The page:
Videomaker – Learn video production and editing, camera reviews › Forums › Technique › Miscellaneous Techniques › Auto Exposure in Documentary Films?
- This topic has 3 replies, 1 voice, and was last updated 11 years, 8 months ago by Anonymous.
- July 24, 2008 at 12:57 AM #37323AnonymousInactive
Having taken a cinematography course, I know, I know that manual everything is “always” better. But what about for documentary work? A few documentary shows I’ve seen, like 30 Days, seem to use automatic exposure for at least some of their shots. But what is the “standard” for documentary work? I would assume that professional documentary film crews don’t run full-auto, but since documentary work can be more impromptu, they have to leave at least some tasks up to the camera, right? Are there any other documentary filmmakers out there that run as least some of the camera’s functions (focus, exposure, iris, shutter speed, white balance, mic level) in automatic mode? If so, which ones do you control, and which do you leave up to the camera?
This question comes after a great shot was ruined when I was filming in Belize. I wastravelingwith two local students, and when the bus showed up, they rushed outside to jump on. I held the discreetly at my waist while pointing at them climbing through the back door. Upon reviewing the tape, all I’ve got is a blown-out over-exposed white frame. Wish I had switched it to auto before we ran outside. :/
There is no “standard” for documentary work. You should try to achieve the best production values no matter what you are doing. I personally think it’s annoying when people use “eh, its a documentary” for an excuse to be lazy.
I’d say the reason why you see documentaries that don’t have the best production values is because documentarians are better storytellers than anything. But I personally think no matter who you are and what you’re doing you should try to shoot and editing with professional results.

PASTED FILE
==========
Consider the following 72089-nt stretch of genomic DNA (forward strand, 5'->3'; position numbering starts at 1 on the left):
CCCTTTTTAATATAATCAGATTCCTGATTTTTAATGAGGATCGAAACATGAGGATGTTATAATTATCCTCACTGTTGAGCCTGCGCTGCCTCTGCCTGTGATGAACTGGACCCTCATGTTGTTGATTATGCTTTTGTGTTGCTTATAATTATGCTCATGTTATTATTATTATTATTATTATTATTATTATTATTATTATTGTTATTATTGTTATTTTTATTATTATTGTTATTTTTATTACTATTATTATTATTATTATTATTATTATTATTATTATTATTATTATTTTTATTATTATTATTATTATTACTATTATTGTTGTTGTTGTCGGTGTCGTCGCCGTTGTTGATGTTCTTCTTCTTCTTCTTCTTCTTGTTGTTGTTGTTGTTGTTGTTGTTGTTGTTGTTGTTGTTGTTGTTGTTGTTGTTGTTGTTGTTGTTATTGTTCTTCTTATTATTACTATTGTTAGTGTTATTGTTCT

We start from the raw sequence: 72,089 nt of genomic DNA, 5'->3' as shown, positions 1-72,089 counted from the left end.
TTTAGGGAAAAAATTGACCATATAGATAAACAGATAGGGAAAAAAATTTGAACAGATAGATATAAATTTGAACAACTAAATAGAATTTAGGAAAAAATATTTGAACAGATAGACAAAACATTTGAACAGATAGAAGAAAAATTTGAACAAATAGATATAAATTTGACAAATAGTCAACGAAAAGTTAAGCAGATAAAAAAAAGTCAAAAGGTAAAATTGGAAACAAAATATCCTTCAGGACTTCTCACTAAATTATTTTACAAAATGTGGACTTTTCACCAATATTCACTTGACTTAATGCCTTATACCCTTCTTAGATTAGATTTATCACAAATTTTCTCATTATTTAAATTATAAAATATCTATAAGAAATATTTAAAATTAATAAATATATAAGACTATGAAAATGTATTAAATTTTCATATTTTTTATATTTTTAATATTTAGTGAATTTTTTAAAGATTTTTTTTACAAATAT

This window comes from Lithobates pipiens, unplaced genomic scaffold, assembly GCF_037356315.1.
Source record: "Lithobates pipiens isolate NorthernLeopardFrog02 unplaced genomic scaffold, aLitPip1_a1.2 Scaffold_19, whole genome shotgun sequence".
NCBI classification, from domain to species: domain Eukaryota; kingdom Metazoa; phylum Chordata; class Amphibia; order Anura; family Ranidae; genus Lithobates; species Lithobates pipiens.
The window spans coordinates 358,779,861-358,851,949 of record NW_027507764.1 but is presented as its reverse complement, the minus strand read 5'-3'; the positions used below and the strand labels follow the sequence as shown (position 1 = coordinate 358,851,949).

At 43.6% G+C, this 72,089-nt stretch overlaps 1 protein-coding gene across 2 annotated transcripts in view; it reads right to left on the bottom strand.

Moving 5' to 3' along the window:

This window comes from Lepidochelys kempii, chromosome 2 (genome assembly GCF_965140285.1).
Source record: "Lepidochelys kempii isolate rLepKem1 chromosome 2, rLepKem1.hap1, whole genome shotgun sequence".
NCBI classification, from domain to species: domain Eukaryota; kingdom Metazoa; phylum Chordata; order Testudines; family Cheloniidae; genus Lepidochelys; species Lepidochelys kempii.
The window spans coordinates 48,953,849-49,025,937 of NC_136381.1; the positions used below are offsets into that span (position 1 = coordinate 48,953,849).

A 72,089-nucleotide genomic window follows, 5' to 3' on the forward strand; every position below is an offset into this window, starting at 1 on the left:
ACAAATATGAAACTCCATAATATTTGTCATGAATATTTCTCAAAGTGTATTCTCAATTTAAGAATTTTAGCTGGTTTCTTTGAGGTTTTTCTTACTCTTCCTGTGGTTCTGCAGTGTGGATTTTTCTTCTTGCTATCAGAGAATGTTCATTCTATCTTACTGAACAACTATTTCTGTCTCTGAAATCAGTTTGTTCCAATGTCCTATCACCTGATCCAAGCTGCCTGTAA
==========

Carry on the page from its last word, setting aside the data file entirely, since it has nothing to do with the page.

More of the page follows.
To answer your question about which controls I leave up to the camera, I leave nothing up to the camera.
I guess the time to leave the camera in auto is when you know you won’t have control. If you have time and control, then take the time and control.
That’s more or less the response I expected. Since I was on full manual the whole time, I really did get some beautiful shots. Setting them up with the right settings was worth it most of the time. I suppose that when I AM about to run outside to catch a bus, I should quickly hit the auto button so that I can focus on the action rather than a perfect composition.
Thanks for the advice!
I shoot a lot of reality and every now and then, the conditions are cganing quick enough that all auto is best, just to ensure I have an image at all times. I am my own editor and I lean on that a lot, knowing I can make anything perfect later but also knowing I may miss a shot if over exposed from the last manual shot I was on. I have to have an image as life is what is happening while a brother is futsing with settings.
Given time, I always make every shot as pretty as it can be. The truth sometimes there is absolutly no time. Aim, get the shot, rock on.
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